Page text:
I was invited to spend the morning with an incredible group of people in West Kent (the location of the next part of the RSA’s recovery journey) to be part of a discussion about the future of service user groups across the region.
It never ceases to amaze me how remarkable people are in giving so much of themselves, their time and commitment in supporting their peers and their wider communities.
Some of the concerns and hot topics of discussion focussed on some of the most deeply entrenched and difficult issues of power, stigma, relationships, accountability, and volunteer turnover. We have talked about some of these in the past in our Whole Person Recovery report, and I’m sure we will touch on the others more in the future. It’s interesting – and not wholly unsurprising - how they keep cropping up, especially in areas where systems haven’t changed for a while but are now moving towards more recovery-focussed systems.
Whatever the issues, the discussion was ultimately about service user involvement, what prevents service user groups from having more clout, and what can help.
It’s a truth universally acknowledged… ok, nearly… that meaningful service user involvement in the design, development and delivery of services makes for more efficient and effective provision that better meets the personal needs of the individuals seeking support. But for a variety of reasons this can be difficult to put into practice (and I point you in the direction of Section 2 of the report to see what some of these are). These can act as enormous barriers to engagement and to the potential impact of the groups on provision.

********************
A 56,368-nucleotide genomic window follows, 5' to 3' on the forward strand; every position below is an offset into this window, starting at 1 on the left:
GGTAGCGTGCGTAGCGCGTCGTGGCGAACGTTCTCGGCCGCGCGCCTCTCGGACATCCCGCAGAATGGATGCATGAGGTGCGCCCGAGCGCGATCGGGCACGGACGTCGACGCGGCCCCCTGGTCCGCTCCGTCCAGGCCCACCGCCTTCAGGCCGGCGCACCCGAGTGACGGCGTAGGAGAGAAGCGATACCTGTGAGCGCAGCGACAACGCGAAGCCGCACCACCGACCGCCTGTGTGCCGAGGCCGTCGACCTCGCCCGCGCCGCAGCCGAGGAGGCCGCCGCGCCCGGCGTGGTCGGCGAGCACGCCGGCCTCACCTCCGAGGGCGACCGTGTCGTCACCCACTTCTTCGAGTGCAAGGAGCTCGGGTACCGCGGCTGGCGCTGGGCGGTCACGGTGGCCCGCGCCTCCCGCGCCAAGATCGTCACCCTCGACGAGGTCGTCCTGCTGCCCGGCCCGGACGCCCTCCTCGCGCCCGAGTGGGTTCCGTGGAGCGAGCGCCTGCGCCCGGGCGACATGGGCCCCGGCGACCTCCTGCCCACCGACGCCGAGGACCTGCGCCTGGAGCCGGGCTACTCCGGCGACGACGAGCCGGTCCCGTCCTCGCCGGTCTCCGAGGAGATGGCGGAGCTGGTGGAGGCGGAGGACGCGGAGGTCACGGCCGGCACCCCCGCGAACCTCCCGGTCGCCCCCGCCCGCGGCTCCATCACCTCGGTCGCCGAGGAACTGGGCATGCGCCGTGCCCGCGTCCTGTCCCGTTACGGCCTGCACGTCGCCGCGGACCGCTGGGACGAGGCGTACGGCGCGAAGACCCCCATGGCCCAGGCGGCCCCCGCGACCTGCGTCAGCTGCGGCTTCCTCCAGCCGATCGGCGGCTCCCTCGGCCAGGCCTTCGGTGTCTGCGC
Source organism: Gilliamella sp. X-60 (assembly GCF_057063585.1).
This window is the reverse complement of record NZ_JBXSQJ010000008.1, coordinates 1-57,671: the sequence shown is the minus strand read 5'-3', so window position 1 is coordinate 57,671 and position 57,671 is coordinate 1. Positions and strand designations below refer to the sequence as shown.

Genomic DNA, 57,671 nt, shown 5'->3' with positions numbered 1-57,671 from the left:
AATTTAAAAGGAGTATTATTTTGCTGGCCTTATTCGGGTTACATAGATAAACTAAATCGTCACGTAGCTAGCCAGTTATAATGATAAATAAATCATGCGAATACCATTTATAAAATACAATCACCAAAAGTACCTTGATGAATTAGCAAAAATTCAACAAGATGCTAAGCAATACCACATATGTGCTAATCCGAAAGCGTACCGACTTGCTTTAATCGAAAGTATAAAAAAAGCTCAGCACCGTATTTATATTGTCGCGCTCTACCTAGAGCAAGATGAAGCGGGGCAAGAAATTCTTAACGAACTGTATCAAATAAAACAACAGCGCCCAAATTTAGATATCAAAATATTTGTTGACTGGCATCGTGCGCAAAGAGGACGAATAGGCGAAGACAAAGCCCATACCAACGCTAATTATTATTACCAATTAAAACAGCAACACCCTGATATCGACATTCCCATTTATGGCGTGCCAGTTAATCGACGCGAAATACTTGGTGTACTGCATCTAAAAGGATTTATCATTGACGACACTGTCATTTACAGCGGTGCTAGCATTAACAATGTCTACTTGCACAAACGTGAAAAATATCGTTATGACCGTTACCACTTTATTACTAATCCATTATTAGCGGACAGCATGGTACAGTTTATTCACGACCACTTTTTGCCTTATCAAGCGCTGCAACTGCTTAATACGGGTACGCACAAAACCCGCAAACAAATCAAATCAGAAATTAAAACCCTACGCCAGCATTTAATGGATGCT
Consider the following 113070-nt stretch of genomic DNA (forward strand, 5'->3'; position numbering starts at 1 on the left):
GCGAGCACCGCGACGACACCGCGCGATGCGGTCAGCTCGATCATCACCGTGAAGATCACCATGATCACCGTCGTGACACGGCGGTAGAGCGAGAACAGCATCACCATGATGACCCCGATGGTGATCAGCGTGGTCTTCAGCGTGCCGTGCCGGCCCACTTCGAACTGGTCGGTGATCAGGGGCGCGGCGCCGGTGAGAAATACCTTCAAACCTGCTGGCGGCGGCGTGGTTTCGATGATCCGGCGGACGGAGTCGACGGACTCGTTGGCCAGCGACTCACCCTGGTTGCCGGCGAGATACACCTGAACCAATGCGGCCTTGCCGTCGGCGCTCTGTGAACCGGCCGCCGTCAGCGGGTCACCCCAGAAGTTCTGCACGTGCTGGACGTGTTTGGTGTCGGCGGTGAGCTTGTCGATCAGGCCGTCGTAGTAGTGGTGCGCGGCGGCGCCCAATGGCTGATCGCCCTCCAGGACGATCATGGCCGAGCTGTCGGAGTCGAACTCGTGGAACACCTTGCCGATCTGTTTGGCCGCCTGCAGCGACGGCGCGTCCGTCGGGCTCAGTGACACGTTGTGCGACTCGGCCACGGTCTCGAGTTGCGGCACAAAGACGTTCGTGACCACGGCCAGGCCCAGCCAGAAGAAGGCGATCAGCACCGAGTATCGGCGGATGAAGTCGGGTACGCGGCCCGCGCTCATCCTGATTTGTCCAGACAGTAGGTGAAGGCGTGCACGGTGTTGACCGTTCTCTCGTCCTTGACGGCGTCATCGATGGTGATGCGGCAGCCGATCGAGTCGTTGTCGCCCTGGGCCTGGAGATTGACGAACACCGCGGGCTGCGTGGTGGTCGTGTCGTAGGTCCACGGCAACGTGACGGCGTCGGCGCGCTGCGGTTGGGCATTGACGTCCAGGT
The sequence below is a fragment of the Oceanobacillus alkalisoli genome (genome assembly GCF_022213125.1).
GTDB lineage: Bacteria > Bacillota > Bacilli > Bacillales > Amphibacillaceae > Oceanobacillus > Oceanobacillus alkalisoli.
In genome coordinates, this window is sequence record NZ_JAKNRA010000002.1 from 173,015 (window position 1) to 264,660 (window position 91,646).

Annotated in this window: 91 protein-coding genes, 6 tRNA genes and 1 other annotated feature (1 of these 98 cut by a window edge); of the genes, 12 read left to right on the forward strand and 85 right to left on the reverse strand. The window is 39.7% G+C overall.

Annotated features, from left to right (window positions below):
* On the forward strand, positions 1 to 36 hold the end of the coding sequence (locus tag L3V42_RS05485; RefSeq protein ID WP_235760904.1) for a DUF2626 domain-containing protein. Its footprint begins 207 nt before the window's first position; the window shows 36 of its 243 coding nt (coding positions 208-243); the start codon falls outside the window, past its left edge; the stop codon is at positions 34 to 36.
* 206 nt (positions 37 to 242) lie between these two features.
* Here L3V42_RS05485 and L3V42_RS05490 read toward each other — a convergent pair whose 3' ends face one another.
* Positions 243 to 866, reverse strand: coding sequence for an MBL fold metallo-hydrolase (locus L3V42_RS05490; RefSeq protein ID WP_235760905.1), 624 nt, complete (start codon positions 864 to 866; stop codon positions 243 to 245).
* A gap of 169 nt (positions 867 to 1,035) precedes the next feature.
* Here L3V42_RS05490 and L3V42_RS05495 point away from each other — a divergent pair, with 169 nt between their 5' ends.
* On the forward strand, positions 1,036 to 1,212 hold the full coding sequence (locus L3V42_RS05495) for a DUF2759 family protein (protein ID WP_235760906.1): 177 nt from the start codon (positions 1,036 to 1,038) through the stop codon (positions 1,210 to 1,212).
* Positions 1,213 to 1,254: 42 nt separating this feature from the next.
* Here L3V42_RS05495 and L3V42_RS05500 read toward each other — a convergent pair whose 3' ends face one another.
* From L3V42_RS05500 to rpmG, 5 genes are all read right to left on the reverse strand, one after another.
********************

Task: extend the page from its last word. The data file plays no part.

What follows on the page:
And these are often added to by questions around funding. Who should pay for premises for service user groups? Who pays for the training? How independent can service user groups truly be in setting their remit and aims when they accept money from the contracted provider or commissioner? How much influence do the groups have as unpaid and arguably ‘non-professional’ volunteers?
It got me thinking [again] about the potential of having a national independent body like the Independent Monitoring Boards (IMB) for prisons, but for drug and alcohol services. IMBs run on volunteer-power. They have clout. They hold prisons to account. They publish their independent findings. They have consistent training across the country. They have support. They directly inform policy and practice. They have keys to the prison and they “have unrestricted access to their local prison or immigration detention centre at any time and can talk to any prisoner or detainee they wish to, out of sight and hearing of a members of staff if necessary.”
Or, given that there are so many service user groups already in existence doing such brilliant stuff, then is the need more for something akin to the Association of Members of IMBs (AMIMB): “AMIMB is a nationally recognized body representing those who monitor the treatment and rehabilitation of adults and young people in prison, immigration removal centres, and other secure establishments. The expertise and independence of the AMIMB are respected by the public, the government and the press, and by other public and voluntary bodies. We are routinely consulted by government and other organisations when charges are proposed to the prison system, or when problems arise. The AMIMB, through its members, provides independent, objective, concerned, evidence-based information views and proposal.”
I may be flogging a dead horse here or over thinking things... But in any case, I’d be really interested in your thoughts.